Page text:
Obamacare defense is tailored for key Supreme Court justices
With President Obama’s healthcare law once again facing possible unraveling at the hands of the Supreme Court, the administration and its allies have developed a novel argument tailor-made to appeal to conservative justices: states’ rights.
The high court is set to hear arguments March 4 to determine the legality of Affordable Care Act subsidies for approximately 7 million Americans who receive coverage from federally run health insurance marketplaces, also known as exchanges.
Lawyers for the Competitive Enterprise Institute, a small libertarian group in Washington, are challenging the subsidies, pointing to a passage in the law that says such tax credits may go to those who buy insurance on an “Exchange established by the state.”
Only 13 states fully operate their own online healthcare marketplaces.
The other 37 rely on the HealthCare.gov site run by the federal government. If the justices rule for the challengers, consumers in most or all of those states would lose their subsidies, making health coverage unaffordable for most of them.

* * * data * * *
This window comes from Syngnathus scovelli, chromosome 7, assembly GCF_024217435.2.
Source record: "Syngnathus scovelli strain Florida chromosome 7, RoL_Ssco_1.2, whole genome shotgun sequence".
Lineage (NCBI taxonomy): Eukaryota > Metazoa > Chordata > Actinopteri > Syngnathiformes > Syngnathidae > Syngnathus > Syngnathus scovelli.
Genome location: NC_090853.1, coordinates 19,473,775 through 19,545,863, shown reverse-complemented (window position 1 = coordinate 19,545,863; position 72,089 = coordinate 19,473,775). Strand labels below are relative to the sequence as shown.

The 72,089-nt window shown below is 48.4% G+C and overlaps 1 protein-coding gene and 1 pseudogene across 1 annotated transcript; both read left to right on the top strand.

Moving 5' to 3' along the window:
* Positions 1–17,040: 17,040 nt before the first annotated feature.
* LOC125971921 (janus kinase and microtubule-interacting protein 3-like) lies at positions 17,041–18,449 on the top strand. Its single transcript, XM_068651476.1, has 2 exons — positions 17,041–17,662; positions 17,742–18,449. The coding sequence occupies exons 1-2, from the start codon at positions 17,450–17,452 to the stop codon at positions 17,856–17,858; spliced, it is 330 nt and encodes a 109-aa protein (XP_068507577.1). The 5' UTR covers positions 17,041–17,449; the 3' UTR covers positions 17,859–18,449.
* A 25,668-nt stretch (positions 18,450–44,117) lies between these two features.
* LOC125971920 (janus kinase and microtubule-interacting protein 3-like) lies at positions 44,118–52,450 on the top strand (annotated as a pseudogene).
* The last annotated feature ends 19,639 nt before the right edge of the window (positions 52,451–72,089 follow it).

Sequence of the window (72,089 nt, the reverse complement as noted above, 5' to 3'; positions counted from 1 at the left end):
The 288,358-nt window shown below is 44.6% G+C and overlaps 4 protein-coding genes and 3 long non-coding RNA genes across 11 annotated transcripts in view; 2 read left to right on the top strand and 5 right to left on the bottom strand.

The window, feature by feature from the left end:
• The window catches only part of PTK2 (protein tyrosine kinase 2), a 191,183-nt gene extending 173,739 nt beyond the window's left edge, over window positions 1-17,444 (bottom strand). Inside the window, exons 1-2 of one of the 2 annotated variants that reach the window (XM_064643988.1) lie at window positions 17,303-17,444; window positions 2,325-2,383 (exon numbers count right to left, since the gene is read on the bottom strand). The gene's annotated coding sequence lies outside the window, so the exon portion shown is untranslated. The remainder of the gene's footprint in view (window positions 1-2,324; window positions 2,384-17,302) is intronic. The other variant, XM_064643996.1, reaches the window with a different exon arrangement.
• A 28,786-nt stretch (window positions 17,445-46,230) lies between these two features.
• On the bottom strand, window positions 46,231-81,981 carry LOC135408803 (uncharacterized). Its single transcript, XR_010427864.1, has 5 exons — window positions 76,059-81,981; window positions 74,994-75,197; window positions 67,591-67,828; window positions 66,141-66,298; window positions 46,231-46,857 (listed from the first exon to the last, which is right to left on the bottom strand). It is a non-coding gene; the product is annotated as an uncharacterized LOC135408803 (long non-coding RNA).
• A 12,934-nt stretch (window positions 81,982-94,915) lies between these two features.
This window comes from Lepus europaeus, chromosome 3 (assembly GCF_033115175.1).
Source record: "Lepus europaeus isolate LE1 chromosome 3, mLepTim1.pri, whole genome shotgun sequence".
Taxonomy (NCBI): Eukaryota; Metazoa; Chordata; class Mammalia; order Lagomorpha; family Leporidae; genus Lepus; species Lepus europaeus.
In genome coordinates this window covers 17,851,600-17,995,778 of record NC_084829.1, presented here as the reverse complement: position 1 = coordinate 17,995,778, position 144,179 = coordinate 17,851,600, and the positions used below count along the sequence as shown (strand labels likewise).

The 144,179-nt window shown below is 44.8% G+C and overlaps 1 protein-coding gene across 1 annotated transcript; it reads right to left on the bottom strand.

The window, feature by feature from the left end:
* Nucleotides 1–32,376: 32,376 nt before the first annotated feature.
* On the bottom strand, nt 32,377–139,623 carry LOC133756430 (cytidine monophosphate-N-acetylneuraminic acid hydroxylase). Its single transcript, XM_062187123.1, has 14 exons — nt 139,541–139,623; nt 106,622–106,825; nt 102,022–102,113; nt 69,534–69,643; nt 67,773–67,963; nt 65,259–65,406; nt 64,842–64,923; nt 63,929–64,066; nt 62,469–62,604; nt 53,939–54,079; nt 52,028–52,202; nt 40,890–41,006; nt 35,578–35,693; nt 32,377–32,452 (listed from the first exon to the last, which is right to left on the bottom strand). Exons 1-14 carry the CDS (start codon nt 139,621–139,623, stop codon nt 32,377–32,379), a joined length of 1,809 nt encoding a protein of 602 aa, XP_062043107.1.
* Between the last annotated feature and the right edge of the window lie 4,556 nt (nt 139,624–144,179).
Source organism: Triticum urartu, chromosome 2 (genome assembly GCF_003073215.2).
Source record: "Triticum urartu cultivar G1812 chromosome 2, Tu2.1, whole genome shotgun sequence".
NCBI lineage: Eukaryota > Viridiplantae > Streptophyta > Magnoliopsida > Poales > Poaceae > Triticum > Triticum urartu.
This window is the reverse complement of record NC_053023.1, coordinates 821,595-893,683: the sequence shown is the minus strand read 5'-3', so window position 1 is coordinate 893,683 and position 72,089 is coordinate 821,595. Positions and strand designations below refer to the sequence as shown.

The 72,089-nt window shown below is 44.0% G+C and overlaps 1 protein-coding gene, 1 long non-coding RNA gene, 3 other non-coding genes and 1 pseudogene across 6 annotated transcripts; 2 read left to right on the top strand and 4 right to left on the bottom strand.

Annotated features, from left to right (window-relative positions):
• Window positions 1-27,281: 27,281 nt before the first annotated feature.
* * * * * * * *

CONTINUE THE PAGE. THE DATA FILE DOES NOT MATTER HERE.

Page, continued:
The Obama administration and healthcare advocates are arguing that the law, when read as a whole, makes clear that the subsidies were intended to be available nationwide for low- and moderate-income people, not just those in certain states.
But if the justices doubt that reading, supporters of the law have a legal backup plan that highlights the “clear notice” rule for states. It says that when Congress passes a new law and seeks cooperation from the states, it must not withhold important information.
The principle was spelled out in a 1981 opinion by then-Justice William H. Rehnquist, the same year John G. Roberts Jr. served as one of his law clerks.
Liberals hope it will persuade Roberts, now chief justice, and some of his colleagues to uphold the tax subsidies in the 37 states that rely on the federal exchange.
This focus on the federal-state balance of power appears targeted at Roberts, whose vote was crucial in upholding the law’s constitutionality in 2012, and Justice Anthony M. Kennedy, a longtime champion of the states who has cited the “clear notice” principle in the past.
Supporters of the law say that even if Congress meant to restrict subsidies to marketplaces created by the state, no one warned state officials that relying on the federal version would deprive their residents of millions of dollars in insurance subsidies.
Late last month, lawyers for 22 states, including Virginia, Illinois, Pennsylvania and North Carolina, told the justices they were blindsided by the claim that federal subsidies might be cut off because they failed to establish state marketplaces.
“Surprising states with a dramatic hidden consequence” violates a basic principle of fair dealing between Washington and the states, the state lawyers said in the court brief. Congress “does not hide elephants in mouse holes,” they added, quoting a comment by Justice Antonin Scalia in a previous case.